The Lonesome Road: Prologue
It was morning in the desert. A group of men gathered in the booths of a local café for their daily cup of coffee. En route to somewhere more populated and interesting, an occasional vacationing motorist stopped for gasoline and a meal. It was such an ordinary small-town day that no one noticed a figure on the horizon, ambling slowly by the side of the highway. Within a few minutes, a woman approached the café. She was wearing a faded sundress and worn sandals, covered with the dust that blew mercilessly in the desert. She was of medium height, though much too thin, bedraggled in appearance. Her black hair, looking as though it had not been brushed or styled for several days, spilled about her shoulders in wavy, windblown curls. Not a trace of makeup covered her sunburned face. A weariness that belonged to someone decades older settled over her eyes like a shadow.
Glancing at the menu on the counter, the woman reached into her pocket for a quarter. "I'd like a cup of coffee, please." Her voice was clear, distinct, neither too high nor too low. There was something in her voice that made people want to listen.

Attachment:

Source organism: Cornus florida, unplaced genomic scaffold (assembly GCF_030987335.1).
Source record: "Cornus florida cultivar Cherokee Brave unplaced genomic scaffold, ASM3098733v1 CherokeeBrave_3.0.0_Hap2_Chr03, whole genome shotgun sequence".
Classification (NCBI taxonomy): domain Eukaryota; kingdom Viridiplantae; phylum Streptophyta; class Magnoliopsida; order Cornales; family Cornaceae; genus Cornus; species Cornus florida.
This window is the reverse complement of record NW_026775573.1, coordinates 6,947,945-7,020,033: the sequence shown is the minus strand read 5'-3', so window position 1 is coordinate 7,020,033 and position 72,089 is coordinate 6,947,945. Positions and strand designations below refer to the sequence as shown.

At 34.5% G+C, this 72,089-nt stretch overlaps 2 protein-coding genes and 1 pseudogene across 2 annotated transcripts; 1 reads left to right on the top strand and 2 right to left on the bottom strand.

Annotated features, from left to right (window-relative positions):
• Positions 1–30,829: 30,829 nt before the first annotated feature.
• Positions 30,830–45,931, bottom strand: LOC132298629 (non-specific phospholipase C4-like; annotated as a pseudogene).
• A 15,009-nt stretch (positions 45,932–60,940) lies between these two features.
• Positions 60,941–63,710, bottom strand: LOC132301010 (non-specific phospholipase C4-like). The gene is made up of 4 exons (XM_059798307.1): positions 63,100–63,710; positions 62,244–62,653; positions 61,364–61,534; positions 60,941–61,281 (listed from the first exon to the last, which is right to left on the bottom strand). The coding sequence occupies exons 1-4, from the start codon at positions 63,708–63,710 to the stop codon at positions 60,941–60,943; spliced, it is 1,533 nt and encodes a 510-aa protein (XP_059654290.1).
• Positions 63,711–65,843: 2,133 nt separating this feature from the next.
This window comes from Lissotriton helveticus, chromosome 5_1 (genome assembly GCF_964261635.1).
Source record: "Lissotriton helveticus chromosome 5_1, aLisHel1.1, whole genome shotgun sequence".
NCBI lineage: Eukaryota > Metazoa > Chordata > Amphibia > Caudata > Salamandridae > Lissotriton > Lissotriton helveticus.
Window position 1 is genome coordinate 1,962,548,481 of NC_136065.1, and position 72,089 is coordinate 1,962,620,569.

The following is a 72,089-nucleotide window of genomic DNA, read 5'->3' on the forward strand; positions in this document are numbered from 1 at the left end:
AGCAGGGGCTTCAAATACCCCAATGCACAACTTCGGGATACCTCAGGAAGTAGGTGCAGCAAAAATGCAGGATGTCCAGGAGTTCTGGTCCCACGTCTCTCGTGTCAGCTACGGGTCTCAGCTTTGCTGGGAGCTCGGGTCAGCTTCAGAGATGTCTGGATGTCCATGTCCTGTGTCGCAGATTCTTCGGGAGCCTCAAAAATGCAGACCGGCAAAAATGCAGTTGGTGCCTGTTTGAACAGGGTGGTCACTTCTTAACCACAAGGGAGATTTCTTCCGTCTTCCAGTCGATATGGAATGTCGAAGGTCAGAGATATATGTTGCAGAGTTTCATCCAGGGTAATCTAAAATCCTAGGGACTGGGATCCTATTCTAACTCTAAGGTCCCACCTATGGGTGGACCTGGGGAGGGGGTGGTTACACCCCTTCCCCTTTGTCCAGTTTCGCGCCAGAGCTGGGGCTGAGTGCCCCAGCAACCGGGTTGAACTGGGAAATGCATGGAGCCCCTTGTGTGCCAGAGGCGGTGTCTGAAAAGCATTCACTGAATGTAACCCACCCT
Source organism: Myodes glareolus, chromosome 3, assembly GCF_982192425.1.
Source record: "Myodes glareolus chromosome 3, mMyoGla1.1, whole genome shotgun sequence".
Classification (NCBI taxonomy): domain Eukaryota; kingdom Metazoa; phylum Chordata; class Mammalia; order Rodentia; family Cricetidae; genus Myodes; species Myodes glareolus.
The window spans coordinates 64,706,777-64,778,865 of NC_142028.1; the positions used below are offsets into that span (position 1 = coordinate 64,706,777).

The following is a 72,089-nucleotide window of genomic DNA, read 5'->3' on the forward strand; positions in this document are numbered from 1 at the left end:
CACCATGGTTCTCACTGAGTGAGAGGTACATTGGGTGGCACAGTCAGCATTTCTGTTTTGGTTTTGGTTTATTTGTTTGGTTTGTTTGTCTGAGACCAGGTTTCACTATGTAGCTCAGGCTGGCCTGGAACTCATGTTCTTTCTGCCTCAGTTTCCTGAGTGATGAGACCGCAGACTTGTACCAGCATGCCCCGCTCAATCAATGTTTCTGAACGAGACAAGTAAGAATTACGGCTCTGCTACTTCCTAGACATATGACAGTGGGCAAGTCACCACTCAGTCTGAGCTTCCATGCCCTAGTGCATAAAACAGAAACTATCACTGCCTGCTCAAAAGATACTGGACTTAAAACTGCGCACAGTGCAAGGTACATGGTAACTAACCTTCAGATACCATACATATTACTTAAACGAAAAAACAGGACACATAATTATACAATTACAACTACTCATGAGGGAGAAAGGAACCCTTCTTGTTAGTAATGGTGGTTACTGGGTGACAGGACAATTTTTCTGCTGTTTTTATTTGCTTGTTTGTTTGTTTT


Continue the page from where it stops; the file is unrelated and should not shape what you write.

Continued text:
The waitress smiled and nodded. "Have a seat, honey. Coffee's coming right up. You look as though you've come a long way."
The woman nodded and took a grateful sip of coffee. "You could say that again." She sat for a moment in silence, sipping and stirring. "You have a phone I could use?"
"It's in the hall, right before the restroom." The waitress turned in the direction and pointed. "Can I get you anything else?"
"No, thanks." The stranger gave a corner of a smile. "I'll just be using the telephone." She slid slowly from the stool and walked toward the telephone, one hand in a pocket, as if searching for the number she was to call. Halfway across the room was a jukebox. She paused and ran a hand over the glass, her eyes narrowing as she read the titles. Her eyes lingered over one place, and a wistful expression came over her face. As if the glass had suddenly become hot, she abruptly pulled her hand back to her side and continued toward the hallway. She picked up the phone receiver and set it down again. The crumpled piece of paper was in her other hand. Making this call was both the last thing she wanted to do and the only thing she could do.